- Have you ever been so focused on achieving your dreams that you become unaware of your current situation. When we focus on the goals ahead of us, we fail to see the obstacles and dangers that are in front of us. In order to achieve our goals we involuntarily put ourselves in an unwanted situation. Connie, herself, struggles to achieve her goal of being a desirable girl that turns heads when she walks into the room. She becomes so set on being this girl that she doesn’t realize the danger of the situation.... [tags: joyce oates, eden garden, focus]
988 words (2.8 pages)
- The short story "Where are you going, where have you been?" by Joyce Carol Oates is full of symbolism that represents elements such as evil and loss of innocence. The symbolism is a crucial part of the story because it helps the reader to read between the lines and see beyond the obvious meanings of things. Some of the important symbols present in this story are Arnold's car, Arnold himself, and the doorway of Connie's family's house. One important symbol present in the story is Arnold's orange car.... [tags: joyce oates, evil, symbolism]
649 words (1.9 pages)
- Though thoroughly distinguishable, the short stories “Where Are You Going, Where Have You Been” by Joyce Carol Oates and “Interpreter of Maladies” by Jhumpa Lahiri present wide opportunities for one to compare and contrast literary elements. The two works, published within thirty years of one another, may be compared through the common theme of appearance versus reality, which is furthered through analogous instances of sexual symbolism, and contrasted through dissimilar settings and plot lines.... [tags: Joyce Carol Oates, Short story, Jhumpa Lahiri]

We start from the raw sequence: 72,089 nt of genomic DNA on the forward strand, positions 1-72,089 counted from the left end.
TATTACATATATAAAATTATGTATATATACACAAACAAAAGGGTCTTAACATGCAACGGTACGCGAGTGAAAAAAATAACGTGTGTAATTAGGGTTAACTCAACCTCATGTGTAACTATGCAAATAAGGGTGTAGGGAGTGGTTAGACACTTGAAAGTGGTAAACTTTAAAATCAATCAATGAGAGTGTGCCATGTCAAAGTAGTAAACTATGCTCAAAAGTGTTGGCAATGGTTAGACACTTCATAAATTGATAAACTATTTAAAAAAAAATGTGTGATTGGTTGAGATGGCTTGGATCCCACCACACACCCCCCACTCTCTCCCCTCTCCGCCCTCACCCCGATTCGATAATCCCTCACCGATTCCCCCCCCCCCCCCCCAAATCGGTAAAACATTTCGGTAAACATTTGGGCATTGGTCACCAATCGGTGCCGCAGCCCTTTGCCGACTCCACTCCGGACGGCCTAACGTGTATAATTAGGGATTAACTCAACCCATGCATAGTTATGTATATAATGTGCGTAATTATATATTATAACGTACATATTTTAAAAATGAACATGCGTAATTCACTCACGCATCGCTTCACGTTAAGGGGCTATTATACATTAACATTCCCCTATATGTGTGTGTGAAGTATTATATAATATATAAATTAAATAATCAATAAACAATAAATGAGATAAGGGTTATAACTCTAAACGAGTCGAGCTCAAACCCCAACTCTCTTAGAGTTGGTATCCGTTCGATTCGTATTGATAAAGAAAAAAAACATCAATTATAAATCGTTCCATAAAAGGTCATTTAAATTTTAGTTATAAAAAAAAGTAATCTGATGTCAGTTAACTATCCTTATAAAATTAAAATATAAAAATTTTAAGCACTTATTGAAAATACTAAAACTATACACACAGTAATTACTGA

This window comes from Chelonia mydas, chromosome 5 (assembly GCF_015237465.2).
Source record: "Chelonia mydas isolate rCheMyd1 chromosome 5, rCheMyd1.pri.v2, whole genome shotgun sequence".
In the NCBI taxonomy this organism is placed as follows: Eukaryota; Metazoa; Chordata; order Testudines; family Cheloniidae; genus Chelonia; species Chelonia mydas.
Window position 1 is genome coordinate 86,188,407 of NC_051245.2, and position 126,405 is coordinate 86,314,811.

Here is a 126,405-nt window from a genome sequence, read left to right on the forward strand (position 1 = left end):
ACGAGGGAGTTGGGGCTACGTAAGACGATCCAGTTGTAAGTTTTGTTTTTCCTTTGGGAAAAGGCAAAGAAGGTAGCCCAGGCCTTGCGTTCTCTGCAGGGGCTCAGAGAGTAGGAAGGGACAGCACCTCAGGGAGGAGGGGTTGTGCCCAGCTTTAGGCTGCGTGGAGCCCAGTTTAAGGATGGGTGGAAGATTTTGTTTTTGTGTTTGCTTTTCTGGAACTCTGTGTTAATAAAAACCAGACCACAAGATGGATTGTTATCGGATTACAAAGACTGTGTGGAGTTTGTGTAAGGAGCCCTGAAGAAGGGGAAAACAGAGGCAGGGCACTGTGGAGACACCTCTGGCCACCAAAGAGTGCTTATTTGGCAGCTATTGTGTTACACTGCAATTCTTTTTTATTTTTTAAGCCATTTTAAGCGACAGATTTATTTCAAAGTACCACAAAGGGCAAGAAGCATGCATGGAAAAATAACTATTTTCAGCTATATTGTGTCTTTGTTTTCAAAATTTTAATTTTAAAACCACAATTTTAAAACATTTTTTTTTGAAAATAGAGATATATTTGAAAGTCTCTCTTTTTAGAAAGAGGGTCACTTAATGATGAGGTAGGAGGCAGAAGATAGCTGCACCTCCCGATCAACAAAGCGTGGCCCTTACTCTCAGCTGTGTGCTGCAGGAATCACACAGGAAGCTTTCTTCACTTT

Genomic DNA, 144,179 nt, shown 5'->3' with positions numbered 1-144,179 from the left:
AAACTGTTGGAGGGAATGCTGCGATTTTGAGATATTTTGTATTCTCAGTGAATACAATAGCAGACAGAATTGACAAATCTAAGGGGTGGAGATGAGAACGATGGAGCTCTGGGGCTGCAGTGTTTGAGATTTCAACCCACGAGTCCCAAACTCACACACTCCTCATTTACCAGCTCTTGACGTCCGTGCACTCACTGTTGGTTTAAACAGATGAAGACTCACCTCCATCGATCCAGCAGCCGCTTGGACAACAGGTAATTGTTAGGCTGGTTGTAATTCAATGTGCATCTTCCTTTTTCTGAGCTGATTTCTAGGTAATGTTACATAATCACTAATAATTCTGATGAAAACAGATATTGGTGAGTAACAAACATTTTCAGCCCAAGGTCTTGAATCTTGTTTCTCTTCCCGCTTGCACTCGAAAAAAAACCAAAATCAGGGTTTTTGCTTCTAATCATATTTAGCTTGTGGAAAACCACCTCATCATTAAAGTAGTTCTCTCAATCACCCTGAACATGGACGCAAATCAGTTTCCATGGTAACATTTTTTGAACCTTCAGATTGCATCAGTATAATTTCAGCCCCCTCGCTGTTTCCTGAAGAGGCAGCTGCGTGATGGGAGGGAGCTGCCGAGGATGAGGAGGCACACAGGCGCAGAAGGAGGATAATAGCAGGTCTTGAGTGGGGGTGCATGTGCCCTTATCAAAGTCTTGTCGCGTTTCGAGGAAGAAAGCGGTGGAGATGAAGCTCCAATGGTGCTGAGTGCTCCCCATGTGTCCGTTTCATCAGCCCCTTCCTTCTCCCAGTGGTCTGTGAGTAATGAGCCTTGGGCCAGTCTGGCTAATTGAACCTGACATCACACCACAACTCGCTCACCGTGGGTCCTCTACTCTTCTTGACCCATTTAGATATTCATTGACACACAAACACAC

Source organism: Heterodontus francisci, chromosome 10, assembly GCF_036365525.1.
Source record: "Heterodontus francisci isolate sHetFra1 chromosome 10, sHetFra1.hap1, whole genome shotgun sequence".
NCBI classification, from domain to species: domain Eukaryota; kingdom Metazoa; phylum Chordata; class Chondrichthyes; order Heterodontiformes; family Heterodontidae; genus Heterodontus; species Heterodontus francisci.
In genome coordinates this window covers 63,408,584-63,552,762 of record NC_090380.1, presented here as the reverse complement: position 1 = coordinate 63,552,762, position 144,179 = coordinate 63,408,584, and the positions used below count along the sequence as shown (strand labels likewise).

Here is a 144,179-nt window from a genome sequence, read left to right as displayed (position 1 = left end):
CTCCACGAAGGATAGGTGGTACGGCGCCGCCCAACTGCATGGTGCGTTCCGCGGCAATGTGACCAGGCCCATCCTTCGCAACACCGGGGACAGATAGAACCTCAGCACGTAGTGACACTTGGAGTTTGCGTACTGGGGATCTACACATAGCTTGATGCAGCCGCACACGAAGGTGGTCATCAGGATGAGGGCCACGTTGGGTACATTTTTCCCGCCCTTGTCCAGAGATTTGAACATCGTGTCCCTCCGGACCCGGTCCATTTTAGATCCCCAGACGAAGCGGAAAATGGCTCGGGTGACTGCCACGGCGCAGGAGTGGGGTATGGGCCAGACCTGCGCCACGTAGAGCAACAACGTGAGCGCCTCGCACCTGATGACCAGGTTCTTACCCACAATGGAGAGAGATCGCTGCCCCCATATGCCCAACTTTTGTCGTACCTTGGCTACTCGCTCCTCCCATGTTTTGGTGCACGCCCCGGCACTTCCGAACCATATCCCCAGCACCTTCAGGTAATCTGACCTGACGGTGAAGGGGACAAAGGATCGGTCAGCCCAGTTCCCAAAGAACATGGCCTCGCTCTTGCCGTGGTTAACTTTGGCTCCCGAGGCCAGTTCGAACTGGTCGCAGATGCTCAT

788 words (2.3 pages)
- Isolation is a common and necessary theme in traditional American coming of age stories. Joyce Carol Oates uses familial isolation in both of her short stories to enable the main character to grow up. In “Where are you going, Where have you Been” Connie has bad relationships with the other women in her family, and so she separates her familial life and her social life because “everything about her had two sides to it one for home and one for anywhere that was not home” (Where 1). Connie has done this to herself to get away from her judgmental mother and her perfect, frumpy older sister.... [tags: Joyce Carol Oates, Short story, Adult]
2066 words (5.9 pages)
- ... For example, there is no doubt in my mind that I cannot walk to the supermarket, go to the checkout registrars, and pick up a “How to loose 10lbs fast!” magazine. Needless to say, even the models in these advertisements are not that thin. With the flick of a finger an editor can take off a few inches on the waist or create the trending “thigh gap” adolescents strive for. These magazines, once again, ingrain the notion that you should not be content with your weight and probably need to hop on a treadmill.... [tags: Mass media, Advertising, Facebook, Woman]